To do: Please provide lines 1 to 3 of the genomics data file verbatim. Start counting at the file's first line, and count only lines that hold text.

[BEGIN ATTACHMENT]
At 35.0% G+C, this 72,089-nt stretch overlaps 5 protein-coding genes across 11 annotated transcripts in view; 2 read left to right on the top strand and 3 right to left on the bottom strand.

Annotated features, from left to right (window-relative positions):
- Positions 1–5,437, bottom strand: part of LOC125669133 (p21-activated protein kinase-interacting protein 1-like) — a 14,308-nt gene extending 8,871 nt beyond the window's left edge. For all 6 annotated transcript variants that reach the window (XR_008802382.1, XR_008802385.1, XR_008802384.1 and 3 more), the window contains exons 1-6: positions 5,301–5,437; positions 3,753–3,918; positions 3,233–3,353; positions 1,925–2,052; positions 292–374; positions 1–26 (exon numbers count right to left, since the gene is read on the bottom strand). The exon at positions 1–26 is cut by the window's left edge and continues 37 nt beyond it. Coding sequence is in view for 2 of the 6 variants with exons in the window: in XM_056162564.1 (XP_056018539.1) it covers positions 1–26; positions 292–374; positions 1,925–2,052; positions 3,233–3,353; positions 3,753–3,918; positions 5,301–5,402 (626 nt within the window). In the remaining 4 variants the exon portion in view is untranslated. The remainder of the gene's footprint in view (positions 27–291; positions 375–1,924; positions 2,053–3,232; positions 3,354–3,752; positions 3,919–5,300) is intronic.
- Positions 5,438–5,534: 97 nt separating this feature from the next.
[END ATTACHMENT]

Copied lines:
At 35.0% G+C, this 72,089-nt stretch overlaps 5 protein-coding genes across 11 annotated transcripts in view; 2 read left to right on the top strand and 3 right to left on the bottom strand.

Annotated features, from left to right (window-relative positions):
- Positions 1–5,437, bottom strand: part of LOC125669133 (p21-activated protein kinase-interacting protein 1-like) — a 14,308-nt gene extending 8,871 nt beyond the window's left edge. For all 6 annotated transcript variants that reach the window (XR_008802382.1, XR_008802385.1, XR_008802384.1 and 3 more), the window contains exons 1-6: positions 5,301–5,437; positions 3,753–3,918; positions 3,233–3,353; positions 1,925–2,052; positions 292–374; positions 1–26 (exon numbers count right to left, since the gene is read on the bottom strand). The exon at positions 1–26 is cut by the window's left edge and continues 37 nt beyond it. Coding sequence is in view for 2 of the 6 variants with exons in the window: in XM_056162564.1 (XP_056018539.1) it covers positions 1–26; positions 292–374; positions 1,925–2,052; positions 3,233–3,353; positions 3,753–3,918; positions 5,301–5,402 (626 nt within the window). In the remaining 4 variants the exon portion in view is untranslated. The remainder of the gene's footprint in view (positions 27–291; positions 375–1,924; positions 2,053–3,232; positions 3,354–3,752; positions 3,919–5,300) is intronic.